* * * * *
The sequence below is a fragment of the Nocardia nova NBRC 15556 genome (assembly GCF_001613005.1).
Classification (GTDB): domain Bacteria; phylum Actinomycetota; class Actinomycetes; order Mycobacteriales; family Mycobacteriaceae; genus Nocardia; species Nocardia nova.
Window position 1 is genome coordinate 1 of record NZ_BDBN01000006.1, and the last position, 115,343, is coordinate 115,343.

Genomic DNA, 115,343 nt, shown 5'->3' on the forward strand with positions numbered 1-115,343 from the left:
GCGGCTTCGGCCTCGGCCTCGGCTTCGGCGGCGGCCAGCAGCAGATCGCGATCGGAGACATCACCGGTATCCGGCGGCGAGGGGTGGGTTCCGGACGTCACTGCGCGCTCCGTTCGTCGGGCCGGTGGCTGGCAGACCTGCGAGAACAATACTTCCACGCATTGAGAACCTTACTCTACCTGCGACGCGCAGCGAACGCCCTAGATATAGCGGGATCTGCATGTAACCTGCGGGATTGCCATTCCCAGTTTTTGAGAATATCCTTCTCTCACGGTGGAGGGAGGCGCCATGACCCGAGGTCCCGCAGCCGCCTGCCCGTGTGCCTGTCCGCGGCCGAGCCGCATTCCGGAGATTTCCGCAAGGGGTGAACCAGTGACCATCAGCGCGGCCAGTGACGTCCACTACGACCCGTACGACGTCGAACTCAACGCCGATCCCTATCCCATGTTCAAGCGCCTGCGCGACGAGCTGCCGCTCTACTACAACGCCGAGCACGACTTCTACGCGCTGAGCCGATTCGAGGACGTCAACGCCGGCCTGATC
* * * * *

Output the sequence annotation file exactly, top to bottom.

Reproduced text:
The sequence below is a fragment of the Nocardia nova NBRC 15556 genome (assembly GCF_001613005.1).
Classification (GTDB): domain Bacteria; phylum Actinomycetota; class Actinomycetes; order Mycobacteriales; family Mycobacteriaceae; genus Nocardia; species Nocardia nova.
Window position 1 is genome coordinate 1 of record NZ_BDBN01000006.1, and the last position, 115,343, is coordinate 115,343.

Genomic DNA, 115,343 nt, shown 5'->3' on the forward strand with positions numbered 1-115,343 from the left:
GCGGCTTCGGCCTCGGCCTCGGCTTCGGCGGCGGCCAGCAGCAGATCGCGATCGGAGACATCACCGGTATCCGGCGGCGAGGGGTGGGTTCCGGACGTCACTGCGCGCTCCGTTCGTCGGGCCGGTGGCTGGCAGACCTGCGAGAACAATACTTCCACGCATTGAGAACCTTACTCTACCTGCGACGCGCAGCGAACGCCCTAGATATAGCGGGATCTGCATGTAACCTGCGGGATTGCCATTCCCAGTTTTTGAGAATATCCTTCTCTCACGGTGGAGGGAGGCGCCATGACCCGAGGTCCCGCAGCCGCCTGCCCGTGTGCCTGTCCGCGGCCGAGCCGCATTCCGGAGATTTCCGCAAGGGGTGAACCAGTGACCATCAGCGCGGCCAGTGACGTCCACTACGACCCGTACGACGTCGAACTCAACGCCGATCCCTATCCCATGTTCAAGCGCCTGCGCGACGAGCTGCCGCTCTACTACAACGCCGAGCACGACTTCTACGCGCTGAGCCGATTCGAGGACGTCAACGCCGGCCTGATC